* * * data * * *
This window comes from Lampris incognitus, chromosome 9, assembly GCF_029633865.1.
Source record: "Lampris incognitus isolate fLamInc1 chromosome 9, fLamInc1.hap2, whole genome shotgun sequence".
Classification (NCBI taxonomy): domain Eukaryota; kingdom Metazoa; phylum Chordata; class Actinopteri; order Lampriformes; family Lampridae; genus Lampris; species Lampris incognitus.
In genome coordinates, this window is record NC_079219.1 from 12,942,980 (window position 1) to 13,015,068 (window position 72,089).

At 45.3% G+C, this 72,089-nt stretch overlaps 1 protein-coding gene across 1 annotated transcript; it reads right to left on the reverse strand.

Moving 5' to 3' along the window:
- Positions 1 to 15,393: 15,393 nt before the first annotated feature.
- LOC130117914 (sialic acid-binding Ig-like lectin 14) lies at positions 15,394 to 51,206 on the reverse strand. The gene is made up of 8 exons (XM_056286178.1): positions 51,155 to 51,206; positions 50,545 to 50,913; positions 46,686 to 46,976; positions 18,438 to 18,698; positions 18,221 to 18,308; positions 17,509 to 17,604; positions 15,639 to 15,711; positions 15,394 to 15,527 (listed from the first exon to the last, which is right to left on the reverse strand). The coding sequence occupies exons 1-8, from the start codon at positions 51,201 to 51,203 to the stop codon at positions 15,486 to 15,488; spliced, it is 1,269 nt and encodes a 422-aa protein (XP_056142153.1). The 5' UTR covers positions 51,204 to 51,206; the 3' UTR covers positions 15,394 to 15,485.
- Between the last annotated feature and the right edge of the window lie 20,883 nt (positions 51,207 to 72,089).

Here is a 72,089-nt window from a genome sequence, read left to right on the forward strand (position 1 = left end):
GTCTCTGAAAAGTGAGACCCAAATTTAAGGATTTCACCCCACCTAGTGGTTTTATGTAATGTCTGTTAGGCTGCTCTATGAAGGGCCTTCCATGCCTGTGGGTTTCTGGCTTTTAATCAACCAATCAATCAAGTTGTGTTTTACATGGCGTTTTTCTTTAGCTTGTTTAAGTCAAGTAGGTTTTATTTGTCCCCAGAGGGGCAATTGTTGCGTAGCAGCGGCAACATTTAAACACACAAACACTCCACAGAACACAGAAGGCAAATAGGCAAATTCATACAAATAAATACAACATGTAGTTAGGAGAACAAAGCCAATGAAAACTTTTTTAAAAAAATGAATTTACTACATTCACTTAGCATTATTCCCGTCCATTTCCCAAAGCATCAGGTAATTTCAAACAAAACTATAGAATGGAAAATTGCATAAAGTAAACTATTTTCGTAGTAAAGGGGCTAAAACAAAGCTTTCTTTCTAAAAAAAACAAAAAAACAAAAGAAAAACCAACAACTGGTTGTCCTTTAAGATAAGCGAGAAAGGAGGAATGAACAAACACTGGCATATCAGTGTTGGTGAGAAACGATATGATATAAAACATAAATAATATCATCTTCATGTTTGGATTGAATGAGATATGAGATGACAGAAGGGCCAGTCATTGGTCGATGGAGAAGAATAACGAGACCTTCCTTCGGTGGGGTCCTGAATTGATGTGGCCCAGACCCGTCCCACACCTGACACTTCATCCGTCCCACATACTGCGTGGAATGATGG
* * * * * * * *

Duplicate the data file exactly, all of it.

This window comes from Lampris incognitus, chromosome 9, assembly GCF_029633865.1.
Source record: "Lampris incognitus isolate fLamInc1 chromosome 9, fLamInc1.hap2, whole genome shotgun sequence".
Classification (NCBI taxonomy): domain Eukaryota; kingdom Metazoa; phylum Chordata; class Actinopteri; order Lampriformes; family Lampridae; genus Lampris; species Lampris incognitus.
In genome coordinates, this window is record NC_079219.1 from 12,942,980 (window position 1) to 13,015,068 (window position 72,089).

At 45.3% G+C, this 72,089-nt stretch overlaps 1 protein-coding gene across 1 annotated transcript; it reads right to left on the reverse strand.

Moving 5' to 3' along the window:
- Positions 1 to 15,393: 15,393 nt before the first annotated feature.
- LOC130117914 (sialic acid-binding Ig-like lectin 14) lies at positions 15,394 to 51,206 on the reverse strand. The gene is made up of 8 exons (XM_056286178.1): positions 51,155 to 51,206; positions 50,545 to 50,913; positions 46,686 to 46,976; positions 18,438 to 18,698; positions 18,221 to 18,308; positions 17,509 to 17,604; positions 15,639 to 15,711; positions 15,394 to 15,527 (listed from the first exon to the last, which is right to left on the reverse strand). The coding sequence occupies exons 1-8, from the start codon at positions 51,201 to 51,203 to the stop codon at positions 15,486 to 15,488; spliced, it is 1,269 nt and encodes a 422-aa protein (XP_056142153.1). The 5' UTR covers positions 51,204 to 51,206; the 3' UTR covers positions 15,394 to 15,485.
- Between the last annotated feature and the right edge of the window lie 20,883 nt (positions 51,207 to 72,089).

Here is a 72,089-nt window from a genome sequence, read left to right on the forward strand (position 1 = left end):
GTCTCTGAAAAGTGAGACCCAAATTTAAGGATTTCACCCCACCTAGTGGTTTTATGTAATGTCTGTTAGGCTGCTCTATGAAGGGCCTTCCATGCCTGTGGGTTTCTGGCTTTTAATCAACCAATCAATCAAGTTGTGTTTTACATGGCGTTTTTCTTTAGCTTGTTTAAGTCAAGTAGGTTTTATTTGTCCCCAGAGGGGCAATTGTTGCGTAGCAGCGGCAACATTTAAACACACAAACACTCCACAGAACACAGAAGGCAAATAGGCAAATTCATACAAATAAATACAACATGTAGTTAGGAGAACAAAGCCAATGAAAACTTTTTTAAAAAAATGAATTTACTACATTCACTTAGCATTATTCCCGTCCATTTCCCAAAGCATCAGGTAATTTCAAACAAAACTATAGAATGGAAAATTGCATAAAGTAAACTATTTTCGTAGTAAAGGGGCTAAAACAAAGCTTTCTTTCTAAAAAAAACAAAAAAACAAAAGAAAAACCAACAACTGGTTGTCCTTTAAGATAAGCGAGAAAGGAGGAATGAACAAACACTGGCATATCAGTGTTGGTGAGAAACGATATGATATAAAACATAAATAATATCATCTTCATGTTTGGATTGAATGAGATATGAGATGACAGAAGGGCCAGTCATTGGTCGATGGAGAAGAATAACGAGACCTTCCTTCGGTGGGGTCCTGAATTGATGTGGCCCAGACCCGTCCCACACCTGACACTTCATCCGTCCCACATACTGCGTGGAATGATGG